Siding replacement is always a hot topic when Eichler owners discuss home maintenance. While siding life can be extended with regular repainting or re-staining, and by keeping vegetation clear of the walls, nothing lasts forever. What's more, new owners often have to contend with the poor maintenance practices of previous owners. Fortunately, businesses like Eichler Siding (online at www.eichlersiding.com) offer siding panels that duplicate three of the most common Eichler styles: 'thin line' with 1/8-inch-wide grooves set 1-5/8 inches apart, 'wide line' with 3/8-inch-wide grooves set two inches apart, and 'plank tex' with 3/16-inch-wide grooves set eight inches apart and features a swirl texture cut into the face. They will also mill custom siding in other patterns.
To maximize the life of the siding, before installation the company recommends putting a primer coat on the back side and also priming or sealing the edges in some way. The next decision is: paint or stain? Eichler Homes stained their siding, and while some sources believe that was done principally because it was cheaper than painting, others point out that it also looks better, since stain allows the grain of the wood to show through and keeps the grooves nice and sharp.
Eichler Siding offers their siding styles in different materials, some of which are specifically designed to take paint only, and others that can be painted or stained. Let them know how you intend to finish your new siding and they'll advise you on which materials are best.
While many homeowners choose paint in the belief that the time between recoats is longer, Dave Salas of California Paint and Wallpaper in Sunnyvale points out that a solid stain can last nine to 12 years, comparable to paint (semi-transparent stains will last three to five years, semi-solid stains five to seven years). Salas says staining gives a more natural, rustic look as well as ensuring that the siding grooves stay sharp and clear, even after multiple recoats.
When siding is made of cedar or redwood, Salas recommends using a primer under a solid stain because those woods are more absorbent. However, priming is not recommended for semi-solid or semi-transparent stains on new siding, making that option a real time-saver. When painting, new wood always requires priming first.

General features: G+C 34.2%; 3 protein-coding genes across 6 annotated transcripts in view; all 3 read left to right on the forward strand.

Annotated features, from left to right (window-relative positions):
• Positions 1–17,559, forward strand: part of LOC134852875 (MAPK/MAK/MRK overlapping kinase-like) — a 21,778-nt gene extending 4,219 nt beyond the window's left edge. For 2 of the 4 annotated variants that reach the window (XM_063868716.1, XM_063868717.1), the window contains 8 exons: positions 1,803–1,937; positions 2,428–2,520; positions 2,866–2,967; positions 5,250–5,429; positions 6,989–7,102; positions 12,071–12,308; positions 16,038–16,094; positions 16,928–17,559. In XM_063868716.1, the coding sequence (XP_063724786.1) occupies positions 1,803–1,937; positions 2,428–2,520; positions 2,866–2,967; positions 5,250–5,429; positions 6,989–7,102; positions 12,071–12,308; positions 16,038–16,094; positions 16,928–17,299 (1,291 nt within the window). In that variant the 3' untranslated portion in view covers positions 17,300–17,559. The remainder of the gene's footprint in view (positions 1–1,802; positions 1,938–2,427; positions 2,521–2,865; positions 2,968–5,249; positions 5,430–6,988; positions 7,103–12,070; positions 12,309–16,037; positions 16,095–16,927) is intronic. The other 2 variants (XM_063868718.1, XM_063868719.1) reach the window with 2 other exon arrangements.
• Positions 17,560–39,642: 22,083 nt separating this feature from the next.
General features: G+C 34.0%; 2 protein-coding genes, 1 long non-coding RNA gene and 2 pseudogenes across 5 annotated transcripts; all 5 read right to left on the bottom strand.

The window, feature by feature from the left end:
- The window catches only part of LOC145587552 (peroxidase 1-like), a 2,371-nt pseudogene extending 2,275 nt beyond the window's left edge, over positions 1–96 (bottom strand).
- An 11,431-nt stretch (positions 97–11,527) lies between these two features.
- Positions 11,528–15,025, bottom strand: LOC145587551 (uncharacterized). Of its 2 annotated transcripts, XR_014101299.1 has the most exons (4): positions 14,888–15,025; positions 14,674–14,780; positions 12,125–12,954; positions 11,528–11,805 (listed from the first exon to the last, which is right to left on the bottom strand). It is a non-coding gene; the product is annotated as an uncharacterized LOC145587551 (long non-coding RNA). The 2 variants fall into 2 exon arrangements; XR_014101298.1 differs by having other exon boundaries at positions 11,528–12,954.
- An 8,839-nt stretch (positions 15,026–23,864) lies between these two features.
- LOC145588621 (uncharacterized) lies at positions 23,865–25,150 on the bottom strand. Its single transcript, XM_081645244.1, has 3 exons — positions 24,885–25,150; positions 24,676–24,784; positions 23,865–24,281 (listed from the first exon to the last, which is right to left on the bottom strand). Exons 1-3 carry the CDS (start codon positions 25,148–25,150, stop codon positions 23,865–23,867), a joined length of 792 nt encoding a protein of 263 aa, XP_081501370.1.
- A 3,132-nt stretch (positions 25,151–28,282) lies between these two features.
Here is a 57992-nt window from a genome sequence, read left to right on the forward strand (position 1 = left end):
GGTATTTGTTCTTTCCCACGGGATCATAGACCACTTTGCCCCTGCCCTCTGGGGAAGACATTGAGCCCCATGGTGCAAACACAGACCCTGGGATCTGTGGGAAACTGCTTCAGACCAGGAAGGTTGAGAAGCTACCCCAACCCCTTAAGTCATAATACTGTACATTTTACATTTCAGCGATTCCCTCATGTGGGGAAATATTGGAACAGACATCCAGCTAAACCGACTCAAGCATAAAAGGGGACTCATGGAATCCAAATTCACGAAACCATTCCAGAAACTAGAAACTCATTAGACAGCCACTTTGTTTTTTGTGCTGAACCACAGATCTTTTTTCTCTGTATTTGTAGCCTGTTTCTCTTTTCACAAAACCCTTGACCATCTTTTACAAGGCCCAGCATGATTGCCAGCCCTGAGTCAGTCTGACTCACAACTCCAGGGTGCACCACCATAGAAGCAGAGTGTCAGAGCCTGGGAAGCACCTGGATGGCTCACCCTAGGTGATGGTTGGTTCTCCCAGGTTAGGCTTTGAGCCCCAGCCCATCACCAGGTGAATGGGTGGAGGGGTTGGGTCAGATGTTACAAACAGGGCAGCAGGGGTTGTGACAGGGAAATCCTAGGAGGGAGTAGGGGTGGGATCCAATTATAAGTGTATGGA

This leads to the topic of house colors, and the important role they play in giving the house facade (and the neighborhood, for that matter) its personality. Joe Eichler favored earth tones, though he certainly did not always restrict himself to them. Catherine Munson, an Eichler Homes veteran who now specializes in selling Eichlers in Marin through her Lucas Valley Properties, recalls that the "trim color was sometimes orange or turquoise, colors which now are often considered brash and too intense. Over time people started changing to lighter colors. But now many people prefer more subdued, less 'contrasty' colors." She also favors not going overboard with using the trim color on window moldings and other details, but sticking to a simpler look.
For those seeking to renew their home in an authentic Eichler color, visit California Paint, where Salas keeps a file box of original Eichler colors that he has amassed over the years. He can guide the homeowner to currently available colors that match the old colors, or even create a custom color, if necessary.
Eichler homes typically were accented with several exterior lights, usually finished in anodized aluminum. Invariably these lights have corroded over the decades, and many homeowners have discarded them, perhaps not realizing that they can be restored. One restoration technique is to have the light sandblasted to remove dirt and corrosion and then powder-coated, giving an extremely durable finish. Re-anodizing is also possible, though results can be mixed, especially if the level of corrosion is heavy. Motion detectors can also be wired into old lights so that they can be turned on automatically as needed.
Eichler owners may seek to restore original fixtures because currently available lights are pretty far afield from mid-century modern. However, there are lighting manufacturers producing contemporary styles that blend well with the Eichler aesthetic. Stonco Lighting makes an 'Architectural Bullet' series in aluminum that echoes mid-century bullet lights. UltraLights offers their 'Classic' line in a number of designs that incorporate heavy gauge copper, brass, or stainless steel; and translucent acrylic panels in a simple, timeless style. Check out their 'Luz Azul' line of striking metal wall sconces as well.